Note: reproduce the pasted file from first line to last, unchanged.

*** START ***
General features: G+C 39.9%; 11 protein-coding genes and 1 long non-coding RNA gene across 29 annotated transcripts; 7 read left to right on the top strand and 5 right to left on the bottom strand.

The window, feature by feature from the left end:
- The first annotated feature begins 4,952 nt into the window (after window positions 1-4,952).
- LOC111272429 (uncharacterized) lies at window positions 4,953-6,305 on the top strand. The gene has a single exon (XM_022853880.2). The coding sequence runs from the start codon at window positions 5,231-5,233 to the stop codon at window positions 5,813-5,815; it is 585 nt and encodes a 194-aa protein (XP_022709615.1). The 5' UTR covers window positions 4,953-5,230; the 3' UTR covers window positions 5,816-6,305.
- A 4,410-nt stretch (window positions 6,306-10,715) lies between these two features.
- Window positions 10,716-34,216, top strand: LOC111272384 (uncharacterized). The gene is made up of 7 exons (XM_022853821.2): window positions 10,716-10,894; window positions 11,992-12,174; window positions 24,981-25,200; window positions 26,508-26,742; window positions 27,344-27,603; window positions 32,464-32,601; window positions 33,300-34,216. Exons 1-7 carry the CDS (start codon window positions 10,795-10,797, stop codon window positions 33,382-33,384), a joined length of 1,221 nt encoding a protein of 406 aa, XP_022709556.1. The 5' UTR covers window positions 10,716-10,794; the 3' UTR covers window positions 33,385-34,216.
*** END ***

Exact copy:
General features: G+C 39.9%; 11 protein-coding genes and 1 long non-coding RNA gene across 29 annotated transcripts; 7 read left to right on the top strand and 5 right to left on the bottom strand.

The window, feature by feature from the left end:
- The first annotated feature begins 4,952 nt into the window (after window positions 1-4,952).
- LOC111272429 (uncharacterized) lies at window positions 4,953-6,305 on the top strand. The gene has a single exon (XM_022853880.2). The coding sequence runs from the start codon at window positions 5,231-5,233 to the stop codon at window positions 5,813-5,815; it is 585 nt and encodes a 194-aa protein (XP_022709615.1). The 5' UTR covers window positions 4,953-5,230; the 3' UTR covers window positions 5,816-6,305.
- A 4,410-nt stretch (window positions 6,306-10,715) lies between these two features.
- Window positions 10,716-34,216, top strand: LOC111272384 (uncharacterized). The gene is made up of 7 exons (XM_022853821.2): window positions 10,716-10,894; window positions 11,992-12,174; window positions 24,981-25,200; window positions 26,508-26,742; window positions 27,344-27,603; window positions 32,464-32,601; window positions 33,300-34,216. Exons 1-7 carry the CDS (start codon window positions 10,795-10,797, stop codon window positions 33,382-33,384), a joined length of 1,221 nt encoding a protein of 406 aa, XP_022709556.1. The 5' UTR covers window positions 10,716-10,794; the 3' UTR covers window positions 33,385-34,216.